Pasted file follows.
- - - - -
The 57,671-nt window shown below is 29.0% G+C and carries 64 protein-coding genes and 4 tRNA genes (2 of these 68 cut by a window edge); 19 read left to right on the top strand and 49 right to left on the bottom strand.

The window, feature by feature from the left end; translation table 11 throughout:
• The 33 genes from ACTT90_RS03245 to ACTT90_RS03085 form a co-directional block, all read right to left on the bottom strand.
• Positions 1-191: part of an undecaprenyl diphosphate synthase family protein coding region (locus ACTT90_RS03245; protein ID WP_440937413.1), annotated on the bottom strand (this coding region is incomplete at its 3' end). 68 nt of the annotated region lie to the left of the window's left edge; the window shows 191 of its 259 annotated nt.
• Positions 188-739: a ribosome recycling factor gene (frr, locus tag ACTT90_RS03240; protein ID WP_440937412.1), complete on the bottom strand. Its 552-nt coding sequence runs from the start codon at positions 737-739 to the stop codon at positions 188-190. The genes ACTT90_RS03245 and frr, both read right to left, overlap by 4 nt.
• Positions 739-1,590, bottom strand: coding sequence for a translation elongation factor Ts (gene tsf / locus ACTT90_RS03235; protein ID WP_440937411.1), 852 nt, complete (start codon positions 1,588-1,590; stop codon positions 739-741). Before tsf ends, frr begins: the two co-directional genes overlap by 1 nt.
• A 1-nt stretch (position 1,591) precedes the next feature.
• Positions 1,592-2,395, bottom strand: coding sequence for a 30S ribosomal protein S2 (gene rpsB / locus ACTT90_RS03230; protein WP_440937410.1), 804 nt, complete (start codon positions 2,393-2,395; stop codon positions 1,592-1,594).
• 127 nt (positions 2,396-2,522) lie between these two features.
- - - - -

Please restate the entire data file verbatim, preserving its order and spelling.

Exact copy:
The 57,671-nt window shown below is 29.0% G+C and carries 64 protein-coding genes and 4 tRNA genes (2 of these 68 cut by a window edge); 19 read left to right on the top strand and 49 right to left on the bottom strand.

The window, feature by feature from the left end; translation table 11 throughout:
• The 33 genes from ACTT90_RS03245 to ACTT90_RS03085 form a co-directional block, all read right to left on the bottom strand.
• Positions 1-191: part of an undecaprenyl diphosphate synthase family protein coding region (locus ACTT90_RS03245; protein ID WP_440937413.1), annotated on the bottom strand (this coding region is incomplete at its 3' end). 68 nt of the annotated region lie to the left of the window's left edge; the window shows 191 of its 259 annotated nt.
• Positions 188-739: a ribosome recycling factor gene (frr, locus tag ACTT90_RS03240; protein ID WP_440937412.1), complete on the bottom strand. Its 552-nt coding sequence runs from the start codon at positions 737-739 to the stop codon at positions 188-190. The genes ACTT90_RS03245 and frr, both read right to left, overlap by 4 nt.
• Positions 739-1,590, bottom strand: coding sequence for a translation elongation factor Ts (gene tsf / locus ACTT90_RS03235; protein ID WP_440937411.1), 852 nt, complete (start codon positions 1,588-1,590; stop codon positions 739-741). Before tsf ends, frr begins: the two co-directional genes overlap by 1 nt.
• A 1-nt stretch (position 1,591) precedes the next feature.
• Positions 1,592-2,395, bottom strand: coding sequence for a 30S ribosomal protein S2 (gene rpsB / locus ACTT90_RS03230; protein WP_440937410.1), 804 nt, complete (start codon positions 2,393-2,395; stop codon positions 1,592-1,594).
• 127 nt (positions 2,396-2,522) lie between these two features.